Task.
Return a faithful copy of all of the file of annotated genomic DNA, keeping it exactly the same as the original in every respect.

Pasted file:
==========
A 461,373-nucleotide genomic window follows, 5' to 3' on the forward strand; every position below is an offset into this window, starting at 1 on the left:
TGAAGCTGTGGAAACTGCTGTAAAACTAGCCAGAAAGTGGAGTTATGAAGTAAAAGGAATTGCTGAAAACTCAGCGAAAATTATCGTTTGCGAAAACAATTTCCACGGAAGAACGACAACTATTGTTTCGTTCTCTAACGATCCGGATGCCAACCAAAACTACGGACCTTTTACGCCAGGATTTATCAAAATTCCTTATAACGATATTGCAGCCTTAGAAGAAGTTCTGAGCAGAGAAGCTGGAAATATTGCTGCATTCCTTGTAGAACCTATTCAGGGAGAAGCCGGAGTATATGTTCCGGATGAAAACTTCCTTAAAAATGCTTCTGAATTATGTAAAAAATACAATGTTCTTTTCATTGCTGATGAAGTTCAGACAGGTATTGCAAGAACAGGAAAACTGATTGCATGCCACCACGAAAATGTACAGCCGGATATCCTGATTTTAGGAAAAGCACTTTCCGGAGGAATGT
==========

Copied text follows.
A 461,373-nucleotide genomic window follows, 5' to 3' on the forward strand; every position below is an offset into this window, starting at 1 on the left:
TGAAGCTGTGGAAACTGCTGTAAAACTAGCCAGAAAGTGGAGTTATGAAGTAAAAGGAATTGCTGAAAACTCAGCGAAAATTATCGTTTGCGAAAACAATTTCCACGGAAGAACGACAACTATTGTTTCGTTCTCTAACGATCCGGATGCCAACCAAAACTACGGACCTTTTACGCCAGGATTTATCAAAATTCCTTATAACGATATTGCAGCCTTAGAAGAAGTTCTGAGCAGAGAAGCTGGAAATATTGCTGCATTCCTTGTAGAACCTATTCAGGGAGAAGCCGGAGTATATGTTCCGGATGAAAACTTCCTTAAAAATGCTTCTGAATTATGTAAAAAATACAATGTTCTTTTCATTGCTGATGAAGTTCAGACAGGTATTGCAAGAACAGGAAAACTGATTGCATGCCACCACGAAAATGTACAGCCGGATATCCTGATTTTAGGAAAAGCACTTTCCGGAGGAATGT